Mexican Mopars, Part 4: 1987-94 Chrysler Phantom – The Camargue of Mexican Chryslers


(first posted 12/12/2016)    This rebadged LeBaron coupe shared a name with a Rolls-Royce and, in one way, echoed another Rolls-Royce. The Camargue coupe ended production just a year prior to the Phantom’s launch and both the Chrysler and Rolls-Royce had a distinctive body draped over less expensive sedan mechanicals. Both were also looked up to as the prestigious coupe flagships of their lines.


In Mexico, the Phantom was often equipped to a higher level than US-market LeBaron coupes and offered an impressive array of niceties like power-adjustable leather seats, digital instruments, and talking computers. It was the closest thing Chrysler offered to a Rolls-Royce and was one of the most luxurious cars sold in Mexico, a market at the time devoid of any German luxury brands.


Of course, the Camargue and Phantom otherwise shared nothing in common, especially not their appearance. The Camargue was regal and imposing but, to many, ugly. The Phantom, however, was regarded as the most beautiful Chrysler in possibly decades.


The Phantom competed with the Ford Thunderbird and Mercury Cougar and the popular Chevrolet Eurosport, another rather unique Mexican market model. While those rivals offered V6 and V8 engines, the Phantom was only ever offered with turbocharged four-cylinder powerplants: the 2.2 Turbo I and II and 2.5 Turbo II.


Unfortunately, Mexican consumers didn’t receive the pretty convertible. What they received instead, however, more than made up for it. As the Dodge Daytona was not sold in Mexico, a Phantom R/T was launched in 1992 and sold alongside the Spirit R/T.


The Phantom R/T initially came with the 2.5 four-cylinder Turbo II engine with 175 hp, mated to a three-speed automatic. This was then replaced by the Spirit R/T’s 2.2 four-cylinder Turbo III, boasting 224 hp and 217 ft-lbs and mated to a Getrag five-speed manual transmission.


The R/T trim continued in the uglier, facelifted 1993 Phantom but was withdrawn for 1994. In the still rather closed market of 1990s Mexico, the Phantom R/T (and Spirit R/T) was second only to sports cars like the Corvette in terms of outright performance. The Phantom line was an excellent, image-building flagship for Chrysler, its elegant lines a marked contrast from the preceding rectilinear, K-based Magnum coupe.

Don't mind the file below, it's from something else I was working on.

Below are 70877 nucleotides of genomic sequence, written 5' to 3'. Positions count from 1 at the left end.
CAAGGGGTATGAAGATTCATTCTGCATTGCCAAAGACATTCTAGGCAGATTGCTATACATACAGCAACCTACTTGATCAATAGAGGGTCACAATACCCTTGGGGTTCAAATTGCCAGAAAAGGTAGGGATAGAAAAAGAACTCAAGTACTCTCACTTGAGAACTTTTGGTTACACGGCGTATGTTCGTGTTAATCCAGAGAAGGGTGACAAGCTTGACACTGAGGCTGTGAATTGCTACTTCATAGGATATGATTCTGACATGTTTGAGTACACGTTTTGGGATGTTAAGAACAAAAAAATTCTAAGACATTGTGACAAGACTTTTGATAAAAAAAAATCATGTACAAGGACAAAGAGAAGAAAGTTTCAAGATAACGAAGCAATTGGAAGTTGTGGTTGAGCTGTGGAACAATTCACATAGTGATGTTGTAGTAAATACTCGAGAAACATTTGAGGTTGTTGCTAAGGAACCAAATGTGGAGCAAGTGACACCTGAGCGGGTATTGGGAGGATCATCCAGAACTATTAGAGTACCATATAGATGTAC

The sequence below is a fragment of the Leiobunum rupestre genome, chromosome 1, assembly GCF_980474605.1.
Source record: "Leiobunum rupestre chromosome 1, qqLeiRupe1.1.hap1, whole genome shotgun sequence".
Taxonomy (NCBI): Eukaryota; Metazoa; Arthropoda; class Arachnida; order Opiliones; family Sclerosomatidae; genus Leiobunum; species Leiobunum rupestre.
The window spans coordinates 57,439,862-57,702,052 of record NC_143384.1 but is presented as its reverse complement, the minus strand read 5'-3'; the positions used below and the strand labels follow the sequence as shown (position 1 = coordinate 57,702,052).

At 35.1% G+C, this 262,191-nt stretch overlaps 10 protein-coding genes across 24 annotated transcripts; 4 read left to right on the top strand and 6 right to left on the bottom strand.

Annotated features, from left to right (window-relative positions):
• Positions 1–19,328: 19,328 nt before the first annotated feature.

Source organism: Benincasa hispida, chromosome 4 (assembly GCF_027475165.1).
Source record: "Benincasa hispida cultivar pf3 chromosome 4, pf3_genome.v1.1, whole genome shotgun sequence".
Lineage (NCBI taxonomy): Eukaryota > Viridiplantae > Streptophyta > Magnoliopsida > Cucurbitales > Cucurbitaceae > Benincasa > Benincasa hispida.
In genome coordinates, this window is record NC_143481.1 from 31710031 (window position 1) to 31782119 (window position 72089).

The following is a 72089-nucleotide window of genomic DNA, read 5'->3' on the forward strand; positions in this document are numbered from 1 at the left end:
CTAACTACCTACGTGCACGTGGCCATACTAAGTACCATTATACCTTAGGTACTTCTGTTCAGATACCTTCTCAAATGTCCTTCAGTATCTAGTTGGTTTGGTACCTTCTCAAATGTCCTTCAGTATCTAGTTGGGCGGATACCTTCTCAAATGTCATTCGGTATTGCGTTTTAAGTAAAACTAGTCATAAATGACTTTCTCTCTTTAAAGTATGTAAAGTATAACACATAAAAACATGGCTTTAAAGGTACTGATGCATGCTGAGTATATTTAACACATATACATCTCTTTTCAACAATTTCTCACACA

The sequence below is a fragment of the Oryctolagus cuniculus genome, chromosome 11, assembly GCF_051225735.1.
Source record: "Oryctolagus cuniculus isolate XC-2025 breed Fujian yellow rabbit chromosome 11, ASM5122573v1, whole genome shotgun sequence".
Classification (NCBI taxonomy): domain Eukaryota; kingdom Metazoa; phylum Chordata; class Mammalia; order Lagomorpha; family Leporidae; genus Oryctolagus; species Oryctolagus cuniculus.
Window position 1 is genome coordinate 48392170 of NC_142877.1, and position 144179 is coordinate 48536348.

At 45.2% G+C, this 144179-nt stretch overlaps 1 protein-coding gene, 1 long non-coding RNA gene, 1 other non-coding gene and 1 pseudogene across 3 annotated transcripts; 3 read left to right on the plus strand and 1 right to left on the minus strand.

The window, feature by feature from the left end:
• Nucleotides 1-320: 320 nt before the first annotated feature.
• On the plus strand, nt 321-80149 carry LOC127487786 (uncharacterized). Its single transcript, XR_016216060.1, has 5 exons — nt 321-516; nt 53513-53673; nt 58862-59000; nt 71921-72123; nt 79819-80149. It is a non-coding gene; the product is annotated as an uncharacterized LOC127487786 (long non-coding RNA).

Chrysler de México also publicized their attractive coupe quite prominently, including this commercial where a young couple is terrorized by a ghost.


Chrysler’s marketing tagline in the early 1990s in Mexico was literally “Chrysler engineering”. The launch of the Viper and the continued use of ever more powerful turbocharged engines helped the company’s image, and thousands of Spirits and Shadows poured out of Chrysler’s Toluca factory.


The Phantom was one of the last K-car derivatives to be manufactured, with production ending in 1994 as with the LeBaron. They may have been the same car – rorty R/T aside – but the different environments in which they were sold resulted in two very different images. In the US and Canada, the LeBaron was pretty but unexceptional—another rebodied K-car, popular with Floridian rental fleets.


But in Mexico, the Phantom was a rather special, big fish in a small, restricted pond. That market was changing: the Mexican government partially reversed their anti-import decree in 1991, with automakers allowed to import 15% of their total volume if their trade balances were positive. This increased further with the ratification of NAFTA and this resulted in more and more car companies returning to Mexico.


Had this governmental action occurred in, say, the early 1980s, the Mexican market would have seen the potential return of the German luxury brands during the Phantom’s run. Perhaps posing more of a threat, the tech-crazy Japanese would have brought their own highly-specified, turbocharged coupes with talking computers. While the Phantom was a good car, it wasn’t perfect: turbo lag remained a problem; Chrysler’s manual transmissions were notchy; reliability and build quality were so-so. In a market with greater competition, the Phantom likely wouldn’t have been as popular. But in Mexico, the Phantom was one of the closest things to a Rolls-Royce.

White Phantom photographed in Santiago de Querétaro, Querétaro; gray Phantom photographed in Colonia Roma Sur, Mexico City.

Related Reading:

CC Driving Impressions: 1992 Chrysler LeBaron Convertible – Turning Dreams Into Reality

Curbside Classic: 1994 Chrysler LeBaron LE – The K-Car’s Final Stand

Mexican Mopars, Part 1: 2017 Dodge Neon and Vision – Hi! Again